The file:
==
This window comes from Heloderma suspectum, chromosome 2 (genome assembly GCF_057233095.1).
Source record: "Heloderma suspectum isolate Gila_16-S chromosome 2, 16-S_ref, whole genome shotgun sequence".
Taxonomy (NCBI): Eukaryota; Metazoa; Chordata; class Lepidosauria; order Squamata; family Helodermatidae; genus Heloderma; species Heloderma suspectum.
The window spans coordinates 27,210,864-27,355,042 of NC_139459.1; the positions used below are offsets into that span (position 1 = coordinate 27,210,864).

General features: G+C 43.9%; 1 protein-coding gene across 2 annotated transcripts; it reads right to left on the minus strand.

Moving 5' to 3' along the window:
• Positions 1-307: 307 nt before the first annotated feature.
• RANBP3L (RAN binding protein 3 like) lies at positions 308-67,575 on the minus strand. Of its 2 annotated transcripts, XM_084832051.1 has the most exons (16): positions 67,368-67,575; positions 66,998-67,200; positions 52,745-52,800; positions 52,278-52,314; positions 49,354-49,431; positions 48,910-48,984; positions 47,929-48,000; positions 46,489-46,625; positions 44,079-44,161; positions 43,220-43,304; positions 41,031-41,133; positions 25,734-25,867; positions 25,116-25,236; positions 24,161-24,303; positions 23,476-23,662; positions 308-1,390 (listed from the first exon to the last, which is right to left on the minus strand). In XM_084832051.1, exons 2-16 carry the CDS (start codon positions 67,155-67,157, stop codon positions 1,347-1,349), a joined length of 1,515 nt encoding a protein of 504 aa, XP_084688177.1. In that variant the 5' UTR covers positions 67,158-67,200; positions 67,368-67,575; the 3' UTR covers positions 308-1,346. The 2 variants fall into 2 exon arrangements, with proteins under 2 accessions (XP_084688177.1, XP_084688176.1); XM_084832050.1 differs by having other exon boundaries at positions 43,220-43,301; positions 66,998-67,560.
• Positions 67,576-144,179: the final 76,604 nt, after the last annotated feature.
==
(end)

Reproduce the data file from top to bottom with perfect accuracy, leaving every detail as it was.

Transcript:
This window comes from Heloderma suspectum, chromosome 2 (genome assembly GCF_057233095.1).
Source record: "Heloderma suspectum isolate Gila_16-S chromosome 2, 16-S_ref, whole genome shotgun sequence".
Taxonomy (NCBI): Eukaryota; Metazoa; Chordata; class Lepidosauria; order Squamata; family Helodermatidae; genus Heloderma; species Heloderma suspectum.
The window spans coordinates 27,210,864-27,355,042 of NC_139459.1; the positions used below are offsets into that span (position 1 = coordinate 27,210,864).

General features: G+C 43.9%; 1 protein-coding gene across 2 annotated transcripts; it reads right to left on the minus strand.

Moving 5' to 3' along the window:
• Positions 1-307: 307 nt before the first annotated feature.
• RANBP3L (RAN binding protein 3 like) lies at positions 308-67,575 on the minus strand. Of its 2 annotated transcripts, XM_084832051.1 has the most exons (16): positions 67,368-67,575; positions 66,998-67,200; positions 52,745-52,800; positions 52,278-52,314; positions 49,354-49,431; positions 48,910-48,984; positions 47,929-48,000; positions 46,489-46,625; positions 44,079-44,161; positions 43,220-43,304; positions 41,031-41,133; positions 25,734-25,867; positions 25,116-25,236; positions 24,161-24,303; positions 23,476-23,662; positions 308-1,390 (listed from the first exon to the last, which is right to left on the minus strand). In XM_084832051.1, exons 2-16 carry the CDS (start codon positions 67,155-67,157, stop codon positions 1,347-1,349), a joined length of 1,515 nt encoding a protein of 504 aa, XP_084688177.1. In that variant the 5' UTR covers positions 67,158-67,200; positions 67,368-67,575; the 3' UTR covers positions 308-1,346. The 2 variants fall into 2 exon arrangements, with proteins under 2 accessions (XP_084688177.1, XP_084688176.1); XM_084832050.1 differs by having other exon boundaries at positions 43,220-43,301; positions 66,998-67,560.
• Positions 67,576-144,179: the final 76,604 nt, after the last annotated feature.